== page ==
The roughly 1,000 large and 8,000 small to medium-sized U.S. businesses that export to Colombia do so under an extremely egregious tariff system.  Ninety-seven percent of U.S. exports are taxed; motor vehicles among the hardest hit at 35%.  Text Box: Consumer Goods	14.6% Building Products	13.2% Transportation Equipment	12.7% Paper and Paper Products	12.5% Infrastructure and Machinery	11.1% Metals and Ores	9.2% Information Technology Equipment	8.2% Chemicals	7.8% Autos and Auto Parts	7.4%  Average Colombian Tariffs on Imports of Goods from the United States (export.gov)  In remarkable fashion, the Andean Trade Preference Act and the Generalized System of Preferences trade agreements allow over 90% of Colombian exports to enter the United States duty-free (USTR: The Case).  This tariff imbalance stifles U.S. exports to Colombia, preventing job growth and weakening the U.S. economy.

Opening New Avenues of Trade
The Colombia Free Trade Agreement levels the playing field by opening the gates of the Colombian economy to America.  Upon enactment, the CFTA overnight will allow over 80% of U.S. exports to enter Colombia duty-free.  In 10 years, all remaining tariffs will be eliminated, allowing American products to compete in the Colombian market.  The United States International Trade Commission (USITC) reports that the CFTA will increase yearly exports to Colombia by 16% to $8 billion and imports by 5% to $10 billion.  While the CFTA will only increase the United States GDP by $2.5 billion or 0.05%, no amount of growth is insignificant.  U.S. exports of meat, grain, rice, corn, soybeans, animal feeds, chemicals, rubber, and plastics are expected to see substantial gains under the CFTA, with grain exports increasing at a rate of 55-77% and soybean exports at a rate of 30-55%.  By eliminating barriers that once suffocated trade, the CFTA will open up new markets to American businesses, accelerating job growth and expanding the U.S. economy.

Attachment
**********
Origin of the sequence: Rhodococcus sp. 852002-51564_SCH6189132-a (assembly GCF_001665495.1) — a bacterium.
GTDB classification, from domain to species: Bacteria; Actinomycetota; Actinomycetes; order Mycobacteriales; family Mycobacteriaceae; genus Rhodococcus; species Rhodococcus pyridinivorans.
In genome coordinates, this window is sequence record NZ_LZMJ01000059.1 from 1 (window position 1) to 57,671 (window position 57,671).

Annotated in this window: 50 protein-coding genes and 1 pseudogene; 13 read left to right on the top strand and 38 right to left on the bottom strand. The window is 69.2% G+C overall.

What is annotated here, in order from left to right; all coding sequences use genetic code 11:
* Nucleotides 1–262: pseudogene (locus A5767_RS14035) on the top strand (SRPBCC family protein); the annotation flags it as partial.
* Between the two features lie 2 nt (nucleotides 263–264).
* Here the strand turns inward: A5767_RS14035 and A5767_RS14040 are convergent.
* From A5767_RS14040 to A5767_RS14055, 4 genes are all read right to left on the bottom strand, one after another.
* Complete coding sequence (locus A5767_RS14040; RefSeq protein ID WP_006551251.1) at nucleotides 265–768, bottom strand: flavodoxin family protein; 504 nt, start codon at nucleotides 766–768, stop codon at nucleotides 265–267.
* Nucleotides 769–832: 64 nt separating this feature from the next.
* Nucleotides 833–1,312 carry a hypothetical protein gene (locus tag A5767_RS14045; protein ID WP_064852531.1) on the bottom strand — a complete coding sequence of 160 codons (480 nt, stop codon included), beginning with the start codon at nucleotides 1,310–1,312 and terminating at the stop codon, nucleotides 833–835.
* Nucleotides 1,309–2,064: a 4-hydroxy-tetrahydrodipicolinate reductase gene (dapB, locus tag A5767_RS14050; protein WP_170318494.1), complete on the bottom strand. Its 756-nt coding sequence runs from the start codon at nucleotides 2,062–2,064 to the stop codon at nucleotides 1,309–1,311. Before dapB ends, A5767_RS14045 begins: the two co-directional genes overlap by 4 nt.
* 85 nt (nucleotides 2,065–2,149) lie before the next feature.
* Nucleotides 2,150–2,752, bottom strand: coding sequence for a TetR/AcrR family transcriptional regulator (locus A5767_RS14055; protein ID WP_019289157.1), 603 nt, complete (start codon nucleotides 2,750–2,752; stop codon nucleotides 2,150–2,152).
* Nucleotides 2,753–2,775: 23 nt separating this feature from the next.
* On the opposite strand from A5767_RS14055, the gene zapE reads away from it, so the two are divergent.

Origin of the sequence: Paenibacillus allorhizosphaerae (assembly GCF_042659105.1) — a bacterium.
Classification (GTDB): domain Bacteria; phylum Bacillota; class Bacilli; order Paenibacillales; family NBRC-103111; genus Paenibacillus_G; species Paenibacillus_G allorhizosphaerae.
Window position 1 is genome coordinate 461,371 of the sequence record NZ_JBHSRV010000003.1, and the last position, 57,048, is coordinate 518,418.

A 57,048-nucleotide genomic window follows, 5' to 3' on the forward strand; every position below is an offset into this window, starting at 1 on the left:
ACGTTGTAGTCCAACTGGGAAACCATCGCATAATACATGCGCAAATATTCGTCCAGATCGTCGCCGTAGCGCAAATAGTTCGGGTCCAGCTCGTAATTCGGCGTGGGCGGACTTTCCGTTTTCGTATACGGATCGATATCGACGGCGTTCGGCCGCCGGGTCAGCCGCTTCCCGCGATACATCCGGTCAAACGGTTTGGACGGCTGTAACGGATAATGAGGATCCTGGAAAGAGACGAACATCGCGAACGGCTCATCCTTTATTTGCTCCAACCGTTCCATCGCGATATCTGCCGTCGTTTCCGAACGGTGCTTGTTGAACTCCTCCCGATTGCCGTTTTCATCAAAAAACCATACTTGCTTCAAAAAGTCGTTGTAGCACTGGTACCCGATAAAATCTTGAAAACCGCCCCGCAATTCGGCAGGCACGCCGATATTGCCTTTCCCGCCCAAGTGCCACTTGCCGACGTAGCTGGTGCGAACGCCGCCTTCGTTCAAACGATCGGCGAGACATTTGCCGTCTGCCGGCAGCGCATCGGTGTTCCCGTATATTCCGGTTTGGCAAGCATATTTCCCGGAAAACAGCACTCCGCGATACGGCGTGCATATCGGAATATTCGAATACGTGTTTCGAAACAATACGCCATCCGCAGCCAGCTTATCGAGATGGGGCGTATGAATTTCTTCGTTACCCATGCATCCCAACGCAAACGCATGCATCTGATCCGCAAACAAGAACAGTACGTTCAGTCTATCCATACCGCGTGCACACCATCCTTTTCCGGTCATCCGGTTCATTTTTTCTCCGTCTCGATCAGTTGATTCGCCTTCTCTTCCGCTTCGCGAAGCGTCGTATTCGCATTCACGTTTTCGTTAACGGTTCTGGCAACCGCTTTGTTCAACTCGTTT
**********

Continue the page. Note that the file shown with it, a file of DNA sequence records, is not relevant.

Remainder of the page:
The CFTA is not the first trade agreement of its kind. Bilateral trade deals have a proven track record of success, expanding the U.S. economy and improving the quality of life for the partner nation.  The U.S.-Chile Free Trade Agreement, enacted on January 1, 2004, skyrocketed U.S. exports to Chile by 33% in the first year.  Since 2004, trade between the two nations has tripled.  From 2003 to 2006, Chile’s per capita income doubled, and unemployment dropped from 8.1% to 6% (Latin America Trade Coalition).

The Case Against the CFTA
The strongest voices of opposition against the Colombia Free Trade agreement resonate from the Democratic Party and trade unions.  Their message is clear: the CFTA should be rejected because it rewards a country with a deadly labor history.  The American Federation of Labor-Congress of Industrial Organizations (AFL-CIO) argues that Colombia is the most dangerous place in the world to be a member of a union, reporting that in 2007, 39 union members were murdered.  The Washington Office on Latin America adds that passage of the CFTA will eliminate leverage needed to pressure the Colombian government to improve the condition of human rights in the country.